§ Measurability: Indicators should be measured accurately and regularly. The formats recommended are numbers, values, percentages or ratios. Nonquantitative indicators are subjective and could be wrongly interpreted;

§ Predictability: Selected indicators should enable prediction of changes in the enterprise’s risk profile in order to take preventive measures;

§ Facility for monitoring: Data needed to calculate indicators should be available and affordable. Furthermore, these indicators should be relevant and easily interpretable.

A good indicator is analyzed across time in order to assess the evolution of the whole situation (profit/loss, raise/drop, etc.) and compare the company with peers (Table 1).

Table 1. Criteria11 for good KRIs.

Following this analysis, indicators should result in anticipative or corrective actions.

・ Management of indicators

The management of indicators is declined in three different actions (Deleuze & Ipperti, 2013) :

§ Analysis of indicators which means understanding the underlying meaning of risk;

§ Interpretation of indicators that consists of identifying all potential risks and determining their impact and severity;

§ Identification of an action plan that will permit enhancement and correction of some issues within a predefined period of time. Furthermore, responsible for risk management should be identified in this step.

・ Determination of the number of indicators

The number of key risk indicators depends on each company. The IOR recommend establishing neither too few nor too many indicators. The main idea is to avoid any confusion if there are too many indicators. Or in the

contrary, to avoid any lack of information about real risk exposure if there are too few indicators.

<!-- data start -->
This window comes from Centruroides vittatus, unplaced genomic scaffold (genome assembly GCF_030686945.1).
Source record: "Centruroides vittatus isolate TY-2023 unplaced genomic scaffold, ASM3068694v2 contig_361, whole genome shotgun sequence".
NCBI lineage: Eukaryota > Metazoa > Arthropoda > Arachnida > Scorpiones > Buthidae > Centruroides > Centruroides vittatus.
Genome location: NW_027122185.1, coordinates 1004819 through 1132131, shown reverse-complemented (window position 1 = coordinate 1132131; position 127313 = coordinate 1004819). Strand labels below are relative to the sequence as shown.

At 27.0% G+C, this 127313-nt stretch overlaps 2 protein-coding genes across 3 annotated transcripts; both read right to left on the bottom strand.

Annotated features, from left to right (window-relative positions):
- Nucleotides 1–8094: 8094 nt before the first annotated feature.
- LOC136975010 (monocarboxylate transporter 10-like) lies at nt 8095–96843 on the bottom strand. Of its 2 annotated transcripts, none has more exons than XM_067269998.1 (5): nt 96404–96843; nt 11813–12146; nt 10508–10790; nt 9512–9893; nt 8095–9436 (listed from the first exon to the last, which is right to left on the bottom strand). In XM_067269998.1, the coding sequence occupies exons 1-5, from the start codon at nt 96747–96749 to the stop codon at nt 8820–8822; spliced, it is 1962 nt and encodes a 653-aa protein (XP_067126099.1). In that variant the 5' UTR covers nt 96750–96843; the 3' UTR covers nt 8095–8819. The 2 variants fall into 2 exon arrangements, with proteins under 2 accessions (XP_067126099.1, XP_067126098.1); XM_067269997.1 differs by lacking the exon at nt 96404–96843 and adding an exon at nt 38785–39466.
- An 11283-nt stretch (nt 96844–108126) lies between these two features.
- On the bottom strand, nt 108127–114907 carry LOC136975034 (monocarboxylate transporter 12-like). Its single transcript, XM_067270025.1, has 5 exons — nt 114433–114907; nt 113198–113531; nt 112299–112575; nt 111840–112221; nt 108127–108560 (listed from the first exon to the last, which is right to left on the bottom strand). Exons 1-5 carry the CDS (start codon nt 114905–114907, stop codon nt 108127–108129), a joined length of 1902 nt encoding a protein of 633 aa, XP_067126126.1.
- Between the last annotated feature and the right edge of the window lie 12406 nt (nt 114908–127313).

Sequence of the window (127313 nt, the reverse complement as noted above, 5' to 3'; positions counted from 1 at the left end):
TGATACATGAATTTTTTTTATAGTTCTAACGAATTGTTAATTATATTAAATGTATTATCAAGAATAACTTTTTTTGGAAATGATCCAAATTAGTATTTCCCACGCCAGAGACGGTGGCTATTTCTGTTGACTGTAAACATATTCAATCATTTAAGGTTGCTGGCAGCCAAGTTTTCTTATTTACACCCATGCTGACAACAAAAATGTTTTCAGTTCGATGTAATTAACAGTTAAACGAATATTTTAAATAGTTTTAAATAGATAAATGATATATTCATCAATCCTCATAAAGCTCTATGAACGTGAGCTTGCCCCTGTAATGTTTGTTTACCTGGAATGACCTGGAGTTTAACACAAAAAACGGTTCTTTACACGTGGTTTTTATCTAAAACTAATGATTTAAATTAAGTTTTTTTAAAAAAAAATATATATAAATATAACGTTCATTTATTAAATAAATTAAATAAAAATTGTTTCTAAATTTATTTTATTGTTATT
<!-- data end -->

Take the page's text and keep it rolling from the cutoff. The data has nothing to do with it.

These following parameters should be taken into account to decide the number of indicators to be defined:

§ Number and nature of major risks identified;

§ Availability of data needed to produce these indicators;

§ Costs of data extraction to calculate these indicators;

§ Targeted public (Operational managers, top management, executive board or others). It is generally preferred to provide operational managers with more indicators. The objective is to enable them to monitor and to control their daily activities. On the contrary, top management and executive board should receive only relevant measures because of their limited time.

With regard to identification approach, IFACI (2005) ―COSO II report has recommended to map out all potential sources of each risk. The key indicators correspond to measures that enable quantification of these sources of risk.

2) Setting up of alert thresholds

If this project ended after the implementation of a set of indicators without defining a way to interpret them and action plan to prevent their impact, all these performed stages will have no value for the company. Therefore it is important to define for each monitored indicator a limit value beyond which the company should take preventive or corrective measures.

According to the IOR, risk manager need to define a normal level and a minimum threshold level for each key indicator. When this threshold is reached, a corrective or preventive action must be set up rapidly.

It is possible to define several thresholds for the same indicator. In this case, different levels of validation are needed. In fact, when an indicator reaches the first level of threshold, the operational manager can intervene alone. When the second level of the defined threshold is exceeded, the N + 1 hierarchy should undertake the necessary action.